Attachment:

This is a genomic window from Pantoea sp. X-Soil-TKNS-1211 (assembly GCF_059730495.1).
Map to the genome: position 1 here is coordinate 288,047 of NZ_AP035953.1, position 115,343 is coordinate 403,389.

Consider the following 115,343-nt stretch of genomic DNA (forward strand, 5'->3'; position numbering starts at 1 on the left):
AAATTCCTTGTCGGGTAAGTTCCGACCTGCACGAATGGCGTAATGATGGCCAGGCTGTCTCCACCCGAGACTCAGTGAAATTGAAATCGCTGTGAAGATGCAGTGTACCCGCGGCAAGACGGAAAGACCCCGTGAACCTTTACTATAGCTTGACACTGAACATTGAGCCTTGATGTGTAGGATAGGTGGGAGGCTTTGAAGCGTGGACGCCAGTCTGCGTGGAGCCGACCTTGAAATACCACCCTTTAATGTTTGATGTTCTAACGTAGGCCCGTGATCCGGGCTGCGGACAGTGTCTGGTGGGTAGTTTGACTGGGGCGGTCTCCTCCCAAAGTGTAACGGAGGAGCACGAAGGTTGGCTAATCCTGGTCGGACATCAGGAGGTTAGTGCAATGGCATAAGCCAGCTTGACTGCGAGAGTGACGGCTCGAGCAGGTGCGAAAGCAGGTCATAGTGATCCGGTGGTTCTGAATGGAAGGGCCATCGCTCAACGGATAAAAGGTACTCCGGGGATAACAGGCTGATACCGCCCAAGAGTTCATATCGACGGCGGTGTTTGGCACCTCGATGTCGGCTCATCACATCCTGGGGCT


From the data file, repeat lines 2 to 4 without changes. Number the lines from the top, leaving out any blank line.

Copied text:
Map to the genome: position 1 here is coordinate 288,047 of NZ_AP035953.1, position 115,343 is coordinate 403,389.

Consider the following 115,343-nt stretch of genomic DNA (forward strand, 5'->3'; position numbering starts at 1 on the left):
AAATTCCTTGTCGGGTAAGTTCCGACCTGCACGAATGGCGTAATGATGGCCAGGCTGTCTCCACCCGAGACTCAGTGAAATTGAAATCGCTGTGAAGATGCAGTGTACCCGCGGCAAGACGGAAAGACCCCGTGAACCTTTACTATAGCTTGACACTGAACATTGAGCCTTGATGTGTAGGATAGGTGGGAGGCTTTGAAGCGTGGACGCCAGTCTGCGTGGAGCCGACCTTGAAATACCACCCTTTAATGTTTGATGTTCTAACGTAGGCCCGTGATCCGGGCTGCGGACAGTGTCTGGTGGGTAGTTTGACTGGGGCGGTCTCCTCCCAAAGTGTAACGGAGGAGCACGAAGGTTGGCTAATCCTGGTCGGACATCAGGAGGTTAGTGCAATGGCATAAGCCAGCTTGACTGCGAGAGTGACGGCTCGAGCAGGTGCGAAAGCAGGTCATAGTGATCCGGTGGTTCTGAATGGAAGGGCCATCGCTCAACGGATAAAAGGTACTCCGGGGATAACAGGCTGATACCGCCCAAGAGTTCATATCGACGGCGGTGTTTGGCACCTCGATGTCGGCTCATCACATCCTGGGGCT